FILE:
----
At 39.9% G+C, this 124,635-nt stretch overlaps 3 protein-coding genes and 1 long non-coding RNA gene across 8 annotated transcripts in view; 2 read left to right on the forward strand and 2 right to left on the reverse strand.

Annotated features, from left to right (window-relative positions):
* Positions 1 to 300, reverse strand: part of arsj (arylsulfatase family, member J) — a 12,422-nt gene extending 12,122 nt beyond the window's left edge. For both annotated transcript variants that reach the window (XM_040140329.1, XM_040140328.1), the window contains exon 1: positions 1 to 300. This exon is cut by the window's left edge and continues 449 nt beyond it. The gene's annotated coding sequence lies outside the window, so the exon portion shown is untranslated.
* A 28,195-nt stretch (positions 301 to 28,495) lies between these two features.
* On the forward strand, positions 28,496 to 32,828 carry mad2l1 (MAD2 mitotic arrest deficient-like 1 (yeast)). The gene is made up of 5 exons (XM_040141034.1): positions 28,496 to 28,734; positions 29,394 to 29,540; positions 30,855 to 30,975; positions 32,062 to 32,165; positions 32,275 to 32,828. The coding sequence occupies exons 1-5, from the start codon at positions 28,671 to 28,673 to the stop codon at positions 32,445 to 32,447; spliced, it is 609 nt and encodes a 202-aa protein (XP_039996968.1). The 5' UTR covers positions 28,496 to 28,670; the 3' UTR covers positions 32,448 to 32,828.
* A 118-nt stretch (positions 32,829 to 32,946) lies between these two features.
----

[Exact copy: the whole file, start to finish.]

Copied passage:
At 39.9% G+C, this 124,635-nt stretch overlaps 3 protein-coding genes and 1 long non-coding RNA gene across 8 annotated transcripts in view; 2 read left to right on the forward strand and 2 right to left on the reverse strand.

Annotated features, from left to right (window-relative positions):
* Positions 1 to 300, reverse strand: part of arsj (arylsulfatase family, member J) — a 12,422-nt gene extending 12,122 nt beyond the window's left edge. For both annotated transcript variants that reach the window (XM_040140329.1, XM_040140328.1), the window contains exon 1: positions 1 to 300. This exon is cut by the window's left edge and continues 449 nt beyond it. The gene's annotated coding sequence lies outside the window, so the exon portion shown is untranslated.
* A 28,195-nt stretch (positions 301 to 28,495) lies between these two features.
* On the forward strand, positions 28,496 to 32,828 carry mad2l1 (MAD2 mitotic arrest deficient-like 1 (yeast)). The gene is made up of 5 exons (XM_040141034.1): positions 28,496 to 28,734; positions 29,394 to 29,540; positions 30,855 to 30,975; positions 32,062 to 32,165; positions 32,275 to 32,828. The coding sequence occupies exons 1-5, from the start codon at positions 28,671 to 28,673 to the stop codon at positions 32,445 to 32,447; spliced, it is 609 nt and encodes a 202-aa protein (XP_039996968.1). The 5' UTR covers positions 28,496 to 28,670; the 3' UTR covers positions 32,448 to 32,828.
* A 118-nt stretch (positions 32,829 to 32,946) lies between these two features.